Studying for the MCAT is a fact of life for everyone who wants to attend medical school. It is a rigorous process, and most students agree that it is best to start preparing early. Some students, however, such as Shimshak, plan to attend another graduate school before medical school. This gives them more time to study.
“It is [a] lengthy [process],” Shimshak said. “It depends when you want to take it. I was planning on trying to take it next summer to go to med school afterwards, but I ended up rethinking that. I think that it is helpful to take a class to help prepare, and it is always helpful to plan ahead and not wait until the month or two before.”
First-years such as Arlia and Tostado are unsure of what the process will be like, but they expect it to be a rigorous one.
“I’m only speculating, as I am a freshman, but I believe it is going to be very demanding and time-consuming,” Arlia said. “I know that I’ll probably have to start studying months in advance so that I feel fully prepared.”
Tostado, on the other hand, expects that most of her preparation for the MCAT will lie in her school curriculum.
“I assume it’s like the SAT, but I don’t know,” Tostado said. “I feel like the pre-med requirements are things that will show up on the MCAT.”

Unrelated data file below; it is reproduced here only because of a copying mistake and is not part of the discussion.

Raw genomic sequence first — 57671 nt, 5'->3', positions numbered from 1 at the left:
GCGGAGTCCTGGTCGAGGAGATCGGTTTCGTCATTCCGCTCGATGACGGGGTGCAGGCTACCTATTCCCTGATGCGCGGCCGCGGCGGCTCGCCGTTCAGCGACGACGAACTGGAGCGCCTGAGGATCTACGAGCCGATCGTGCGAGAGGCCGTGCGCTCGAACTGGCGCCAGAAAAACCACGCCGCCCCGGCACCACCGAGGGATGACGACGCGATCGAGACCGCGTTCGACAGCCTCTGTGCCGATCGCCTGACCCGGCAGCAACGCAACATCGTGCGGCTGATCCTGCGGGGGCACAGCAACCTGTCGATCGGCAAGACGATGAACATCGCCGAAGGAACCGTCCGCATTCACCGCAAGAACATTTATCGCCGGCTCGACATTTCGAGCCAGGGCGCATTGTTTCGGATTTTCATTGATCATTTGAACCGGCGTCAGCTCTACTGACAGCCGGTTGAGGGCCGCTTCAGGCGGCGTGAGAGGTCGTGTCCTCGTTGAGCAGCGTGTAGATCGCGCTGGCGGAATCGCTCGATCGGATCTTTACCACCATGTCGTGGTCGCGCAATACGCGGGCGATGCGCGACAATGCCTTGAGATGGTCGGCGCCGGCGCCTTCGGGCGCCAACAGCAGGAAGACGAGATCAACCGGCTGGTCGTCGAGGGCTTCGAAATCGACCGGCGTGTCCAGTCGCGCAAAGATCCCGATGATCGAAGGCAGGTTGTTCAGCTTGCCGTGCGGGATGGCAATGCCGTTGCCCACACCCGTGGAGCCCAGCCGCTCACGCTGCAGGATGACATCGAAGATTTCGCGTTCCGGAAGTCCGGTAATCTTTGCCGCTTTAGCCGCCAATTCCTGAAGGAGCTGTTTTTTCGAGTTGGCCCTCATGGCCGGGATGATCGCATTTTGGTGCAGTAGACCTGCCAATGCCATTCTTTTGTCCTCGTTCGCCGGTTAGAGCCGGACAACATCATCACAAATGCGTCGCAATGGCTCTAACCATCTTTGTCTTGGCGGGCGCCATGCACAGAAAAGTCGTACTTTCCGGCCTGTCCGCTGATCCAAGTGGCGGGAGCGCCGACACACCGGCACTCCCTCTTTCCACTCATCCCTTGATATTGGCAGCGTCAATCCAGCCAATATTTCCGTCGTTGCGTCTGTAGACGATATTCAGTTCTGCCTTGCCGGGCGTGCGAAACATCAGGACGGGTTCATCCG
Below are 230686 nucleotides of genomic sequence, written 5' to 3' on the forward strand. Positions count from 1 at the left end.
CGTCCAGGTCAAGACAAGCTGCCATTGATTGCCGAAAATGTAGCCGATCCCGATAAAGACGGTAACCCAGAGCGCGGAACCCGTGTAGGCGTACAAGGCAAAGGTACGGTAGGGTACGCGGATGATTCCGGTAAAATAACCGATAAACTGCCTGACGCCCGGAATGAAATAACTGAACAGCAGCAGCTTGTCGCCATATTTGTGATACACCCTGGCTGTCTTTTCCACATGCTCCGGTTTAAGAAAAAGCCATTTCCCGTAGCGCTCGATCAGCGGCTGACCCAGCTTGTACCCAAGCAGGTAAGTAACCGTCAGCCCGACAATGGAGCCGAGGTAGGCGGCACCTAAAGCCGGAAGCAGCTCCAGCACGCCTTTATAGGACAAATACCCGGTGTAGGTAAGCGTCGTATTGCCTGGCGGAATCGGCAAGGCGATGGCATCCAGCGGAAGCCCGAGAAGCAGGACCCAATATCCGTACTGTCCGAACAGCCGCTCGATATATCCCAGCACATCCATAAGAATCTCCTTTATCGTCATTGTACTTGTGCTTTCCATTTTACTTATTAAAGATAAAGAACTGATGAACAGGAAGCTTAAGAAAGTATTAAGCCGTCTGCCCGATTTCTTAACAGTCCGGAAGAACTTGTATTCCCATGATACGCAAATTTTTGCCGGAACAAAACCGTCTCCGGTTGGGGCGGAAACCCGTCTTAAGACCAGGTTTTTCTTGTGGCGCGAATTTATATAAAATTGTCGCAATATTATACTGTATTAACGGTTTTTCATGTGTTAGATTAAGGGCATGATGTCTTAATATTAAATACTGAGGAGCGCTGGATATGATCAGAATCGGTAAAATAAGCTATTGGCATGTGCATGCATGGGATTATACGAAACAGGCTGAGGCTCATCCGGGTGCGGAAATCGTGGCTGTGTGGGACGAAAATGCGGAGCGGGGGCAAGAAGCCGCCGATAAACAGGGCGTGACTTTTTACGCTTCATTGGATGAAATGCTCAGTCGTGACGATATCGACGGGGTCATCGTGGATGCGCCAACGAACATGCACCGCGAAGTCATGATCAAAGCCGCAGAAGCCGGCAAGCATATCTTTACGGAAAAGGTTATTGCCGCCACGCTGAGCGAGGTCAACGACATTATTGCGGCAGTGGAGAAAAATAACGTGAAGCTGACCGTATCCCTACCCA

On the other hand, she worries that, because she is taking her pre-med courses spread out over four years, it will be hard to retain all that knowledge when it comes time to take the exam.
“You don’t take all the requirements in one year, so they aren’t always fresh in your mind,” she said. “This means that it requires a lot of studying. I know that some people take a gap year to study.”
Most University pre-med students, however, agree that the community is tight-knit and supportive. Shimshak spoke to this strength.
“I am the president of AMSA, so that’s the community of pre-med students that I am most familiar with,” Shimshak said. “Everyone is kind of in the same boat, which makes it easy to connect with people. It is a good resource and very helpful.”
Even though many students might feel pressure from their parents to pursue a career in the medical field, some experience doubt—either their own or their families’. Even after Tostado’s father tried to convince her otherwise, for example, she still knew that the medical field was for her.
“It’s been a very big dream of mine since I was little,” said Tostado. “There’s never been any pressure from my family. Even now, my dad still asks me if I’m sure if this is what I want to do. He worries that this is a very morbid career.”
Despite her current level of certainty, Tostado admits to having questioned wanting to become a doctor. All it took, however, was speaking to a practicing physician.
“There was definitely a time where I wasn’t sure, but I had an information interview with a doctor, and her story and her past really resonated with me,” she said. “It re-instilled that passion within me, and I realized that even though it is a lot of work, I really wanted to do this. I think through getting more experience through volunteering, I will be able to understand more about why I want to do this for myself.”